Approximately 13,000 fire investigators and inspectors are employed in the United States. Local fire departments, individual state fire marshal offices, insurance companies, engineering firms focused on understanding fire, and private industry employ fire investigators. Some investigators are employed by the Bureau of Alcohol, Tobacco, Firearms and Explosives and similar state and local agencies. Others work independently as consultants.
There is no straight path to becoming a fire investigator, and it is not an entry-level job. Most of the investigators who come from fire departments start out in the fire-prevention bureau. Others come from police departments. Fire investigation is a multidisciplinary field, which requires skills in many areas, including fire fighting, law enforcement, mechanical engineering, materials science, mathematics, and chemical engineering.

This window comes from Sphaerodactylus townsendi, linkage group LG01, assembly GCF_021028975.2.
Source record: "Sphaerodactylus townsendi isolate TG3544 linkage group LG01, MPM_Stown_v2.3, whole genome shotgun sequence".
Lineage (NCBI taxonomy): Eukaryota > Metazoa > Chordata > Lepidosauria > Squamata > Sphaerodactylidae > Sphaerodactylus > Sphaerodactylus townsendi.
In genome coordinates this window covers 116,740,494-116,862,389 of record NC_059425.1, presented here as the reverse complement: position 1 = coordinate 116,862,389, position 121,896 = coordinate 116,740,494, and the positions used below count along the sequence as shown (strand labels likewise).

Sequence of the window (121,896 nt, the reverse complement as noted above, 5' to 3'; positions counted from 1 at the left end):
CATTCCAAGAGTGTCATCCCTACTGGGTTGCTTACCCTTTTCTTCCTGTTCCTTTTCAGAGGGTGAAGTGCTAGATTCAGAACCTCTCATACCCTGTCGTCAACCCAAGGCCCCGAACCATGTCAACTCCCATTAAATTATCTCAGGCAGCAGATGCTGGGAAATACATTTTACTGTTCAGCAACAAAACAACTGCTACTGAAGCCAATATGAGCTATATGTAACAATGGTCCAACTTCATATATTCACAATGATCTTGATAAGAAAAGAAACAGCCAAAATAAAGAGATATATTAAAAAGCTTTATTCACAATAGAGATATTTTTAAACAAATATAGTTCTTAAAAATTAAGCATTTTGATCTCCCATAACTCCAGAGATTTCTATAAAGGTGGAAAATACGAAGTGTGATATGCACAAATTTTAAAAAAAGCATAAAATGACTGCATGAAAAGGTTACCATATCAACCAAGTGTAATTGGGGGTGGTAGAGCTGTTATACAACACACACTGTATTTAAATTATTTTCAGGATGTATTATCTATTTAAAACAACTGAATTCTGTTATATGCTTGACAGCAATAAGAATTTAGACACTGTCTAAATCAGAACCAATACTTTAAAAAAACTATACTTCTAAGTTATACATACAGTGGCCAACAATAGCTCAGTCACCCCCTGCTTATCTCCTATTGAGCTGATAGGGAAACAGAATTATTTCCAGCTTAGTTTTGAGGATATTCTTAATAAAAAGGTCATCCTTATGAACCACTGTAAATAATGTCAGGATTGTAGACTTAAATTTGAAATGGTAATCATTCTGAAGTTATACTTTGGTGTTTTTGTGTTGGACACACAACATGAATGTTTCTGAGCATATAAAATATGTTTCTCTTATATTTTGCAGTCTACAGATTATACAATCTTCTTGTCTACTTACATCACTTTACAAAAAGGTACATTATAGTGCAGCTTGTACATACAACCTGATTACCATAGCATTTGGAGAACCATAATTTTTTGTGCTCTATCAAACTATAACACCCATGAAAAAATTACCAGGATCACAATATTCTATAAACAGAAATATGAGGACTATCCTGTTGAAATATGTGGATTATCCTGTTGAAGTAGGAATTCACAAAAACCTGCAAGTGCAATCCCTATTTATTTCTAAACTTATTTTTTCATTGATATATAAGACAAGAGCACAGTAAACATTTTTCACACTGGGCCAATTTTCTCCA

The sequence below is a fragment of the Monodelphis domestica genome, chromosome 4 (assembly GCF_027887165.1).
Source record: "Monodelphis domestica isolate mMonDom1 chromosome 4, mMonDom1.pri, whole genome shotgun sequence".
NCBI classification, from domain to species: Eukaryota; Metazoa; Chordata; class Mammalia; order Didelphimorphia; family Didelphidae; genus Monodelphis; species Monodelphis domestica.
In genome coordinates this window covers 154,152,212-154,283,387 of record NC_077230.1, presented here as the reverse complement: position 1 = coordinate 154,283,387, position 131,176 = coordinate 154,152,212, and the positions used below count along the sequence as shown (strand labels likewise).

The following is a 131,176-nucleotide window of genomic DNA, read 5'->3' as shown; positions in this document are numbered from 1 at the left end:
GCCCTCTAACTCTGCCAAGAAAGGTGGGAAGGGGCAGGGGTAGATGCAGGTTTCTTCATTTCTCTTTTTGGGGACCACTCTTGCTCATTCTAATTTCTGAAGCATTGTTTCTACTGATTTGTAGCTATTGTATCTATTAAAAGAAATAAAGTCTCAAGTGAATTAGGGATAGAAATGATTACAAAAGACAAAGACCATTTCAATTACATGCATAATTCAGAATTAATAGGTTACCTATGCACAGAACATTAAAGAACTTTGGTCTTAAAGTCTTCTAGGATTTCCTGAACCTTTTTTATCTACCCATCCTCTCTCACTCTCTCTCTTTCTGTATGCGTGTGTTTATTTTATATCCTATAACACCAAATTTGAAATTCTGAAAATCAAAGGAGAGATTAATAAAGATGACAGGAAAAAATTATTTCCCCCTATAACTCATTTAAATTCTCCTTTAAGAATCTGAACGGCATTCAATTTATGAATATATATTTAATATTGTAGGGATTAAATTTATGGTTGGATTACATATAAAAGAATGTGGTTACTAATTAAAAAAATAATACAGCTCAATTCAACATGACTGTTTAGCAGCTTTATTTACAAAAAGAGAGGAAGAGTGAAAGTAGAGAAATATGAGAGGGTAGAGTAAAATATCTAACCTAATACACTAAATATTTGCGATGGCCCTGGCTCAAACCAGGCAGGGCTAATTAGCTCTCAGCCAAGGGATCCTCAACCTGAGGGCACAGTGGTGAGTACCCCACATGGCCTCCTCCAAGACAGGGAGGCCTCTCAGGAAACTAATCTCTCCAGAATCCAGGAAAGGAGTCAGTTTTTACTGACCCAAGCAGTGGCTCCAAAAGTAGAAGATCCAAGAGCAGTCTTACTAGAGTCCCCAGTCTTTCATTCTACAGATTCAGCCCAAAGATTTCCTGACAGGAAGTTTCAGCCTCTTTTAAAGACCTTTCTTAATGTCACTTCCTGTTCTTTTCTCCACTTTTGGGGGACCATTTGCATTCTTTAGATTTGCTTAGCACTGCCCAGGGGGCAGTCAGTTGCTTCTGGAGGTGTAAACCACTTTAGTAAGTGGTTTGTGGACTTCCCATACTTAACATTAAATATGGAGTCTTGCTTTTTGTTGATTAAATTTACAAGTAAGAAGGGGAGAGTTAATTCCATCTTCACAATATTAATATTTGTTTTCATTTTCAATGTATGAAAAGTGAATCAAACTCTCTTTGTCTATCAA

Fire investigators can rise in rank within the department. Many become lieutenants, captains, and fire marshals within their jurisdictions. Some start their own consulting businesses. Other teach fire science at colleges and universities.
Tips for Entry
Read Fire & Arson Investigator (https://www.firearson.com/Publications-Resources/Fire-Arson-Investigation-Journal/Default.aspx) to learn more about careers in fire investigation.
Visit https://www.firearson.com/Member-Network/Find-A-Job for job listings.
Visit https://www.atf.gov/questions-and-answers/careers-qas and https://www.atf.gov/careers to learn more about a career as a fire investigator with the Bureau of Alcohol, Tobacco, Firearms and Explosives.